This article is an anarchist analysis of the 1916 insurrection and the war of independence in the context of the struggle for socialism in Ireland and internationally. It concentrates on the 'unknown' but intense class struggle that ran alongside the war of independence and the role republicanism played in the suppression of that struggle. It asks 'what is freedom' and shows how anarchism originated amongst earlier European left republicans as an answer to the limitations of republicanism.
Image: O'Connell street after the insurrection
James Connolly is probably the single most important figure in the history of the Irish left. He was an organiser in the IWW in the USA but in Ireland is best known for his role in building the syndicalist phase of Irish union movement and for involving the armed defence body of that union, the Irish Citizens' Army in the 1916 nationalist insurrection. This left a legacy claimed at one time or another not only by all the Irish left parties but also by the nationalists of Fianna Fail and Sinn Fein. In this article I will attempt to look at the long neglected anarchistic aspects of Connolly's thought and ask the question was Connolly a libertarian?
In 1913 militant trade unionism had a tremendous task ahead of it. The poverty of manual workers was appalling. The death rate in Dublin, 27.6 per 1OOO, was as high as Calcutta's, The slums were the worst of any city in either Ireland or Britain. 20,108 families were recorded as living in a single room. An Irish Times editorial commenting on a report about Dublin housing wrote that "28,000 of our fellow citizens live in dwellings which even the Corporation admits to be unfit for human habitation. Nearly a third of our population so live that from dawn to dark and from dark to dawn it is without cleanliness, privacy or self respect. Sanitary conditions ruled out ordinary standards of savage morality''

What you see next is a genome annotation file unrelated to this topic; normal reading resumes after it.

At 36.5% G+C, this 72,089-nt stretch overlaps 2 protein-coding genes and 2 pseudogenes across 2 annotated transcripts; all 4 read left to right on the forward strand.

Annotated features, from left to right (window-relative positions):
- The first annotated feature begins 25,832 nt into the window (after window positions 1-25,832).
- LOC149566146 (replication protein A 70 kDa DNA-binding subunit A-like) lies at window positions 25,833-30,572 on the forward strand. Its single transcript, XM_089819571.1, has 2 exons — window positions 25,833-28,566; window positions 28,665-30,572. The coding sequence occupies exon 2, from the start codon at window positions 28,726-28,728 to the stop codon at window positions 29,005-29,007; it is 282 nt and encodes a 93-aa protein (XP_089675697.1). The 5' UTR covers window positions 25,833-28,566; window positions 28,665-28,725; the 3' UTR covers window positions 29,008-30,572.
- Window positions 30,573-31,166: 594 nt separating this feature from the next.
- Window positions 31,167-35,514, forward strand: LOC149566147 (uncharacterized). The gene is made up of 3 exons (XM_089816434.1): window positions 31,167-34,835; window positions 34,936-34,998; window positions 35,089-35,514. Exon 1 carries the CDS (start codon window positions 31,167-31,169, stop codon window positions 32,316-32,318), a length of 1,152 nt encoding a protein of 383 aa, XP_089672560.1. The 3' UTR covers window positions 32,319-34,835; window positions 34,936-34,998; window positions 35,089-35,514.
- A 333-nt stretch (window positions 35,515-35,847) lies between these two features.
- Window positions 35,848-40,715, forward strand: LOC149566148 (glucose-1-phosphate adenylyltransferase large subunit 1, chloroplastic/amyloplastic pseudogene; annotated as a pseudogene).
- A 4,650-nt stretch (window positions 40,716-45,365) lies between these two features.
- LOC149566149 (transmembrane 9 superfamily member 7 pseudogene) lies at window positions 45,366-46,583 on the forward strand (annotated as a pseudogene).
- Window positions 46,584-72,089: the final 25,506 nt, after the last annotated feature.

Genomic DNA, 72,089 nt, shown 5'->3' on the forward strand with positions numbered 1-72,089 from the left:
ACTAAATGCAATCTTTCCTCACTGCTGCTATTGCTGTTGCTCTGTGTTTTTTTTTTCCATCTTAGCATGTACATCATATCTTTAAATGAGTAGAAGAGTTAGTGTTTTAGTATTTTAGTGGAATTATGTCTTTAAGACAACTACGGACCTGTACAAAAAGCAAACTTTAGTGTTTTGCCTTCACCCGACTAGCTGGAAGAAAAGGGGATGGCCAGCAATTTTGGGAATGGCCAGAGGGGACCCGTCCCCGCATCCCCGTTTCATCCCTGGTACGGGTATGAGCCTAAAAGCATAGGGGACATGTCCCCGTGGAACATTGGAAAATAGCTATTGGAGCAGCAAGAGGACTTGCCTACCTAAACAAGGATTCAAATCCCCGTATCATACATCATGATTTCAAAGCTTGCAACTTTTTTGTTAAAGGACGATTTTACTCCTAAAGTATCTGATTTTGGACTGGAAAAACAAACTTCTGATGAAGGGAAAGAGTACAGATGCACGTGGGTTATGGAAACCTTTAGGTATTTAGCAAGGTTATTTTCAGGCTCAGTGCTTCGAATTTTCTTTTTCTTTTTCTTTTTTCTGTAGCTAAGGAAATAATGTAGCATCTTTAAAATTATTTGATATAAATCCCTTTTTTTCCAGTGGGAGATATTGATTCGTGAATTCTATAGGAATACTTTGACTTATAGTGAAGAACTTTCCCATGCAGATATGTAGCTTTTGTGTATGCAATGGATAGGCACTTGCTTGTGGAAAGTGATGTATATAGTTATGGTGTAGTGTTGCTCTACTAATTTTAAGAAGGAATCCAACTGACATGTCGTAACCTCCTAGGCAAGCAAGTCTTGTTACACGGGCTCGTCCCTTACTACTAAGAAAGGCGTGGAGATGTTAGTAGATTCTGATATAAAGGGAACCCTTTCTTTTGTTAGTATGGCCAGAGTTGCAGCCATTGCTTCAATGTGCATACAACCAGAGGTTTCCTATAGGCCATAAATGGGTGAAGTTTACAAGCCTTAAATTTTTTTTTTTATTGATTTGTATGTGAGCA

We spent the day of the 100th anniversary of the 1916 rising on the streets of Dublin recording the various peoples commemorative events. This was the actual anniversary on 24th April rather than the religious nationalist and state favoured date of the Easter weekend a month back.
In a lot of ways this seperation was a very good thing as the state commemorations with its parades of soldiers and sealed off areas for dignitaries behind which hated politicians laid wreaths had little positive to be said about it.
What ideas inspired the men and women who rose up in 1916? How did those ideas fare in the Irish Free State founded in 1922?
With historic working class centenaries occurring in recent years we have heard a lot about Unfinished Business. This message was strong in 2013 in reference to the 1913 Lockout and the inequality that still prevails in Ireland. Cries of Unfinished Business are once again being proclaimed in this centenary year of the 1916 Rising and it is true, we do have unfinished business.
We still have bosses and businessmen who could give William Martin Murphy a run for his money. The Republic that the rebels envisioned and enshrined in the proclamation has not been achieved and despite the rhetoric of the YES campaign we do not “cherish the children of the nation equally”, and we have a long way to go to get there, with particular work needed on Ireland’s hatred of women.